The easiest means to explain this is to imagine the variables that act upon an individual’s decision making as each represented by a die (dice), and each die being placed in a cup. Through a person’s mental processes, the cup is shaken, then thrown. Each die represents a disposition or influences from one’s life, and the numbers on each die displays the magnitude of influence bearing on a decision, a six being the strongest, a one being the weakest. A die not present in the cup represents a variable with no influence at all, an almost infinite concept, thus preventing accurate forecasting.

Absolute determinism represents a throw of the dice, with each die coming up as a six. Absolute free will would be an empty cup, with no dice. The amount of dice and the number turned up on each die represents the probability of a given outcome for each decision. If we could, with 100% accuracy (or even close to 100%), provide probabilities on an outcome prior to a roll, areas of study such as the social or actuarial sciences could work under perfect knowledge, an impossibility.

Heredity and past experiences are not the only determinants of choice; the immediate context also plays a role, as does one’s outlook on the future. There is also, of course, the uniquely human attribute of being able to spontaneously create new dice, i.e., “noise,” which can introduce random errors in memory recall, but also can produce new associations of ideas, otherwise known as creativity.

The point that I would like to make is that while most everyone would agree “inherited constitution” and “accumulated experience” act on a person’s decision making, the number of variables present, their associations, and the magnitude to which these act on decision making are indeterminate prior to the decision making act. So while we may not labor under absolute free will, neither do we labor under absolute determinism.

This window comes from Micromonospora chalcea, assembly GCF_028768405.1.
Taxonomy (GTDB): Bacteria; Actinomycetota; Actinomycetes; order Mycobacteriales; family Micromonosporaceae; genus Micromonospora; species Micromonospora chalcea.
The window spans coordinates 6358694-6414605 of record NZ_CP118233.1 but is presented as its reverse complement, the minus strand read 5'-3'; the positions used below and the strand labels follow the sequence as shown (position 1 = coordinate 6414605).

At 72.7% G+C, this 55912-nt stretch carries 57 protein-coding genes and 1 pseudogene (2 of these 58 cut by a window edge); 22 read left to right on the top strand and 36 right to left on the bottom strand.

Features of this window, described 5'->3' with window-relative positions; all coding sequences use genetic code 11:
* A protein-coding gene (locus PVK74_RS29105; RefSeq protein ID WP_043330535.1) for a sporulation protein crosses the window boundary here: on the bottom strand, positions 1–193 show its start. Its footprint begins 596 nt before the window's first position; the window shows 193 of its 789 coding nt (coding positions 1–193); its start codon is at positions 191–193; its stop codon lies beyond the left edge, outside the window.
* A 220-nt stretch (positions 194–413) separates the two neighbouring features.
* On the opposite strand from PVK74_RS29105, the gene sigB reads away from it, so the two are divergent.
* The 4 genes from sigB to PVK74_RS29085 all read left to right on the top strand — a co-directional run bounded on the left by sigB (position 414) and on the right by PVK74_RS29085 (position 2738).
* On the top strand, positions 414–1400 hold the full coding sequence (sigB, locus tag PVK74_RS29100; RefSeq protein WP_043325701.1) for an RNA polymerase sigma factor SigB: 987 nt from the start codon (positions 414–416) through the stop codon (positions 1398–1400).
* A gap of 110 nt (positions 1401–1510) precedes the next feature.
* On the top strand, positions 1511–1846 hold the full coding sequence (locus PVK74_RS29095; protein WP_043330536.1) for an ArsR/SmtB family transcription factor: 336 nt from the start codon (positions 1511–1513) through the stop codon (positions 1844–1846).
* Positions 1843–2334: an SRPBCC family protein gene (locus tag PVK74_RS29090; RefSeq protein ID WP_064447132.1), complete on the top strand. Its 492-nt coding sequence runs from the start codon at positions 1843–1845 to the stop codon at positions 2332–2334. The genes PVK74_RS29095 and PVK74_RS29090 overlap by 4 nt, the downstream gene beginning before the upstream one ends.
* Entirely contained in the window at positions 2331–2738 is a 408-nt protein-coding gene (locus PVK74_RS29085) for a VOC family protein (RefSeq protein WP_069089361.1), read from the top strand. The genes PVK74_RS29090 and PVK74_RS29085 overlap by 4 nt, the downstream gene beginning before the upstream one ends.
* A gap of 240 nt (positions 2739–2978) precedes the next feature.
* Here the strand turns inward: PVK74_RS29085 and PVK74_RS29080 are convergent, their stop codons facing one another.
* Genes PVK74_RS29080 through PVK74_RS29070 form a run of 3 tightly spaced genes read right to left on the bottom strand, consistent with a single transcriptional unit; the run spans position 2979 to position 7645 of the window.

Hayek, in contrast, seems to lean towards a pseudo-determinism: “[T]o make the best use of what knowledge we have, we must adhere to rules which has shown to serve best on the whole, though we do not know what will be the consequences of obeying them in the particular instance.” [The Constitution of Liberty, Chp. 2]. This, from the same chapter where Hayek argues well the need for liberty to find the best ways forward. He seems to cherry-pick the application of determinism v free will.

Nevertheless, we know individuals can and do rise above negative deterministic variables and make the right choices, including the potentially positive variables of present context and future outlook. Of course, this contention must also allow the individual to make the wrong choices, which is where morals and individual responsibility enters the picture. Thus, the best that can be hoped for is that the individual becomes capable of making the right decision most of the time. Hope, after all, is what prompts us out of bed in the morning, and keeps us moving forward.